• Making drug companies accountable for their role in the opioid epidemic

Ever-more resources are needed to combat the ongoing opioid epidemic ravaging our communities and the Commissioners’ lawsuit demands the drug manufacturers that helped create the problem pay their fair share for drug abuse treatment and prevention programs. Not only are overdose deaths claiming more lives than car accidents, but last year the county spent $19.6 million to help almost 3,000 people suffering from addiction – a nearly 860 percent increase.

  • Preserving our farms for future generations

This month, through their Farmland Preservation Program, the Commissioners purchased the easement rights for the 173-acre farm, ensuring it will remain in agricultural use. Since 1992, when the county began buying easements, it has preserved almost 17,000 acres.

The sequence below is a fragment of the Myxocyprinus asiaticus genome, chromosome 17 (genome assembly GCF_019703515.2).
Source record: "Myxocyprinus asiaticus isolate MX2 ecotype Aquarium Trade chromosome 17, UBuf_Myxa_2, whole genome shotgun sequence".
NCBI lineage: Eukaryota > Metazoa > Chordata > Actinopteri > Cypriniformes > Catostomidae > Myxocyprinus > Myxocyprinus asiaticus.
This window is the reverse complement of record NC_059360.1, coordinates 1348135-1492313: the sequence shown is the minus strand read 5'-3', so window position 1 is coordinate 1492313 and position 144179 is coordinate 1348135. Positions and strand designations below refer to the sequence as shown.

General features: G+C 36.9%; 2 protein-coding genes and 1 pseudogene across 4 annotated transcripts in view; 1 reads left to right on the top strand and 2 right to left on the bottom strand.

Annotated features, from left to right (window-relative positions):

2017 Highlights

  • Detweiler Park: a 411-acre jewel in Middle Paxton Township

Thanks to a generous donation from the Detweiler family and a combination of state grants and gaming money, the Commissioners last summer opened the largest of the county’s eight parks. Detweiler offers 7+ miles of walking trails and some of the best fishing around. Now the board is asking residents what they would like to see at the park. Visit for more info and to fill out a survey. 

  • Dauphin County’s First Skateboard Park opens in Steelton

Helping with Steelton’s borough-wide revitalization effort, a 28,000-square-foot park opened in September thanks to a combination of gaming grants and county Industrial Development financing. Since opening the park has attracted hundreds of visitors and is helping further boost area businesses and restaurants.

  • Transformation Initiative: Continuing to grow our economy

Dauphin was only one of four Pennsylvania communities to receive an EPA grant to pay for environmental assessments of disused industrial sites that are prime locations for redevelopment. The county’s Redevelopment Authority oversees environmental assessments and can help market the properties, while the Land Bank restores or demolishes vacant and blighted homes or commercial buildings. Recent projects include reclaiming former steel mill land as part of Steelton’s Renaissance Row project, featuring 80,000-square-feet of retail space and 46 apartments and a nearby affordable townhouse project with 12 units.